You may have noticed a clunking noise in your front end. You might feel a bit of play in your steering. You might notice more vibration than you think is normal. All of these symptoms are typical of loose bike headsets. Bike steering adjustments are routine, and nothing you can’t handle yourself.
Bike steering is made possible by your headset. The headset is a rotating joint at the bottom of the stem. It allows the steering column (tube) and front wheel to rotate and turn. The headset is your focus for bike steering issues. All you need to fix it is your multi-tool, or alternatively a 4-mm, 5-mm or 6-mm hex wrench, depending on model of bike. Tightening your headset is one of the most basic of all bike maintenance procedures.
Quick Test For a Loose Headset
If you’re not sure about bike steering or your headset, a quick test will help you decide if it needs attention, here’s how to do it: Apply pressure to your front brake by squeezing the lever. Place your other hand on the front of the stem, just above the fork. Rock the bike forward and back. If you feel a slight knocking your headset is loose. If you look close, you may even be able to see a slight separation (very slight) between the steering tube and the bushing when you rock the bike. A loose headset may also produce a more dramatic clunking sound when you bounce the front tire, or if you hit a bump when riding. That sharp clunk when you pass over railroad tracks is a perfect example.
Step One: Loosen the Pinch Bolts
Your bike should have two pinch bolts (some people call them stem clamp bolts) located on the vertical part of the stem facing the seat. The bolts are horizontal and perpendicular to the top tube, and a critical part of bike steering. Note that one bolt typically enters the stem from the left, and the other from the right. Loosen them just enough so that the stem goes slack, or that you can move the handlebars without turning the wheel. Start with the 5-mm hex wrench, if it doesn’t fit, use the 4-mm or the 6-mm.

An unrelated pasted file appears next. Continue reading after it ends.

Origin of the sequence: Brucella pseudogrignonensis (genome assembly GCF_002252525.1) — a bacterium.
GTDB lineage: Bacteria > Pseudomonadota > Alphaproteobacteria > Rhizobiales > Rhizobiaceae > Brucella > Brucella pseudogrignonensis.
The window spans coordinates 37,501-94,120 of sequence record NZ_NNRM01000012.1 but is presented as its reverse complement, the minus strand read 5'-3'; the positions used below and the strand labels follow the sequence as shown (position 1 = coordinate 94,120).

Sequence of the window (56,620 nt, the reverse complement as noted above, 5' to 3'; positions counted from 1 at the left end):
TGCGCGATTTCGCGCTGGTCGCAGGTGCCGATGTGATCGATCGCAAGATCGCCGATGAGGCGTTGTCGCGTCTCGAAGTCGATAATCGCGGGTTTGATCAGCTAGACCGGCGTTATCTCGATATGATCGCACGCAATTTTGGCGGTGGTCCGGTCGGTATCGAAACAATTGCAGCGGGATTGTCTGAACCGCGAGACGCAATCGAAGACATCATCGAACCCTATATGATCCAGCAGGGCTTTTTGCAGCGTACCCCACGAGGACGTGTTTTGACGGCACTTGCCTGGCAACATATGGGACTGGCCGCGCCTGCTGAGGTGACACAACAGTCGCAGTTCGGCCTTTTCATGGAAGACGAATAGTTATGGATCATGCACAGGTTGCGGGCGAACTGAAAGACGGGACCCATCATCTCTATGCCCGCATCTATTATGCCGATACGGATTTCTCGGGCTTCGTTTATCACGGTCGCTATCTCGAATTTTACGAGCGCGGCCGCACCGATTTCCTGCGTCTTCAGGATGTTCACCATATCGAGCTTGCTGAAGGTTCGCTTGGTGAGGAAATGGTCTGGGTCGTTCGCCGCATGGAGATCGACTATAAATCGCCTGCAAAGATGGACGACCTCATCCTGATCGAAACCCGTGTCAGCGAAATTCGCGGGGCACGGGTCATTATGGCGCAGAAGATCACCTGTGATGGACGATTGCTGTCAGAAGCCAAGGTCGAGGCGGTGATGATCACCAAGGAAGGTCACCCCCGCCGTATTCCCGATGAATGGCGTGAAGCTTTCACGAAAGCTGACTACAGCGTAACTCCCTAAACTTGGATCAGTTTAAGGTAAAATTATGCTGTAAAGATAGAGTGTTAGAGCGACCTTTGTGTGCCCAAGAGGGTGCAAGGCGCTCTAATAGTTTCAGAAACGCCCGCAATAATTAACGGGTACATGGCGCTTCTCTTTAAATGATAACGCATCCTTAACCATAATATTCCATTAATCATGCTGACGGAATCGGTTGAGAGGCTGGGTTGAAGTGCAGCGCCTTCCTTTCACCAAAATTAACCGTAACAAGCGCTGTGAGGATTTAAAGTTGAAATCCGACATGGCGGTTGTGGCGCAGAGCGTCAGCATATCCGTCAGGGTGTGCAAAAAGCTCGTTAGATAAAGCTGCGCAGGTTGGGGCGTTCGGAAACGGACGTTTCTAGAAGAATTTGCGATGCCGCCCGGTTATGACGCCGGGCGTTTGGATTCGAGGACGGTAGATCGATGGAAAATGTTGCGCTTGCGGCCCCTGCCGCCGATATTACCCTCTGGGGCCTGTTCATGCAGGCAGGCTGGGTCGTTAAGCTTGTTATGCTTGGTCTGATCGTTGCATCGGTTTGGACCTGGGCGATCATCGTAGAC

Step Two: Tighten the Headset
Tighten the large, vertical bolt (aka pre-load bolt) on the top cap of the stem using the 5 or 6-mm hex wrench. This is important: tighten it only enough to take the play out of the headset. The tightening motion squeezes the parts together (bearing tension) inside the headset, if you get them too tight, your bike steering will be stiff, and it will wear out the headset. In most cases, you won’t need to tighten the bolt more than about 1/4-to-1/2-turn. If you think you’ve over-tightened it, back it off a 1/4-turn.
Step Three: Test It
Grasp the front brake, and rock the bike forward and back. If you hear a clunking it’s not tight enough. If you’re not sure, do the test with your hand on the front of the stem. When you’re satisfied, go to Step four.
Step Four: Align The Handlebars
Your bike steering is still loose at this point. Stand over the bike and do a visual straightening of the handlebars. One way is to center the drop-outs (the ends of the axle on the front tire) with the center of the stem. Or you can just use the tire. This can be tricky, but easy to adjust later if you’ve tweaked it the wrong way. When you’re satisfied that the handlebars are straight, tighten the pinch bolts. These bolts need to be tight, they’re the only thing securing your stem to the steering tube.
Torque and Carbon
Something should be said about over-tightening bolts on bikes, especially carbon-fiber bikes. Even a slight miscalculation in torque can be a very expensive mistake on a carbon fiber frame. That sickening crunch can literally cost you thousands. Here’s how to avoid it: Invest in a bicycle specific torque wrench. A majority of carbon fiber bikes require a setting of 5nM. (newton meters) Using the torque wrench won’t allow you to ruin your carbon fiber frame, because you’ve set it according to manufacture’s instructions. (Don’t use the torque wrench to tighten the top cap bolt on your headset though, that’s a feel thing — unless specified to do so by your bike’s manufacterer).
Check With A Mechanic
If you’re not sure about any of your bolts torque requirements, or how your bike steering mechanism (headset), works, check with your bike’s manufacturer or local mechanic. For extra help, check out the video below!